This thesis is a contribution to the field of systems biology, where complex processes such as metabolism, gene regulation, or immune responses are formulated as mathematical representations to gain a comprehensive view. In order to create such a representation, called model, main characteristics of the system need to idealized and simplified, where different modeling formalisms require different levels of simplification. This level can be seen as a trade of between loosing details and the amount of necessary information to validate this model. Often models are built even though there is not enough information about the biological system available, which is circumvented by making assumptions. In this thesis, an alternative approach is presented, where the lack of information is included as uncertainty in the system. This uncertainty is used as constraints to create not one but every possible model that lies within these constraints giving rise to a pool of models. In our group, software for building and analyzing these model pools in form of logical models was available, thus my work focuses on the biological application of this approach. The main task was to define how biology is translated into the mathematical formalism, to identify which kind of biological questions can be addressed and to interpret the mathematical results for gaining new biological insight. These tasks were collected in a toolbox and applied to three different signaling systems that are interesting for cancer research. I investigated the effect of mutations on a signaling processes, connected two pathways with uncertain crosstalk and investigated the controversial regulation of a protein complex involved in metabolism and cancer signaling.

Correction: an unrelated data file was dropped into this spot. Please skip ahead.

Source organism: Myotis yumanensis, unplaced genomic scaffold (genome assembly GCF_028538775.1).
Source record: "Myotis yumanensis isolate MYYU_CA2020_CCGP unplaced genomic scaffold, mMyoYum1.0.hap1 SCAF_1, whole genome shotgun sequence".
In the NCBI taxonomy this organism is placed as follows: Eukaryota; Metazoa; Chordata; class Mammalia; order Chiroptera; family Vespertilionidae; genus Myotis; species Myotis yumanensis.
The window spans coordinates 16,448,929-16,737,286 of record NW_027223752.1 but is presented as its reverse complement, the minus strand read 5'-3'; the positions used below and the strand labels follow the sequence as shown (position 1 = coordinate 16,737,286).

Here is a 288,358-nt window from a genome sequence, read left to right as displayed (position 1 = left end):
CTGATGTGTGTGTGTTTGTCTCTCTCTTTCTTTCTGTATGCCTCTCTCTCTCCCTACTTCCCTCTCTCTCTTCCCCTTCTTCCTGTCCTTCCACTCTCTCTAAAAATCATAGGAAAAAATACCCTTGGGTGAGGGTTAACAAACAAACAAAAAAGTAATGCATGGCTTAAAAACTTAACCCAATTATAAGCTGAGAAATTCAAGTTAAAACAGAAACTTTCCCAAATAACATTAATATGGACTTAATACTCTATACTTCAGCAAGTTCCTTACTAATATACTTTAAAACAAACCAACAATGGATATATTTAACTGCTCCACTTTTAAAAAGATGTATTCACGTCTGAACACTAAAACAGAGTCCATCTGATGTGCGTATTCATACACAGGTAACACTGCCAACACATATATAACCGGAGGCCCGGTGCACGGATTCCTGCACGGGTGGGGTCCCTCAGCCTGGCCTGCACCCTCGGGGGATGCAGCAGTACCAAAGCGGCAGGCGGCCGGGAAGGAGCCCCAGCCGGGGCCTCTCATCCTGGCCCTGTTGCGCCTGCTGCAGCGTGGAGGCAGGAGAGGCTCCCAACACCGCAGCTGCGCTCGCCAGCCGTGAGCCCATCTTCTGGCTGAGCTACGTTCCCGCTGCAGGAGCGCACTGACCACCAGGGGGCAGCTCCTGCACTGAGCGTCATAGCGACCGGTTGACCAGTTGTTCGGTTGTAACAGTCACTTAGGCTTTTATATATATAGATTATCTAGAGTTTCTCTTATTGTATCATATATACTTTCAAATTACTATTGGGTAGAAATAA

This thesis is a contribution to the field of systems biology, which is concerned with mathematical and computational modelling of biological systems. The aim of the field is to understand biological processes via holistic computational methods. One of the standing problems in systems biology is how to derive model of a system, preferably one easily understandable by humans, from experimental data and observations. Understandably, the structure of the problem depends heavily on the system of interest and the available data, therefore it is worthwhile to create new methods that utilize particular features, as there can hardly be a universal solution. Here we present an approach for modelling and analysis of complex biological networks that uses a high-level, abstract modelling framework---the multi-valued logical networks. In this framework we employ an automated method originating in the theoretical computer science, called model checking, which allows for formal reasoning about dynamical systems. We can then create a multitude of candidate models and use model checking method to compare the behaviour of these to experimental data. Our approach however produces high volumes of data. To be able to work with the data we use basic statistical methods, which allow us to summarize the dataset into a few key values. In addition, these values can be subsequently compared between multiple datasets. For better understanding we couple these methods with an interactive visualization software. The whole framework is implemented in a tool called TREMPPI, which is available under an open-source license and distributed together with this thesis. We illustrate the functions of TREMPPI on three biological studies---two human signalling pathways, related to cancer, and a protection mechanism of the bacteria E. Coli.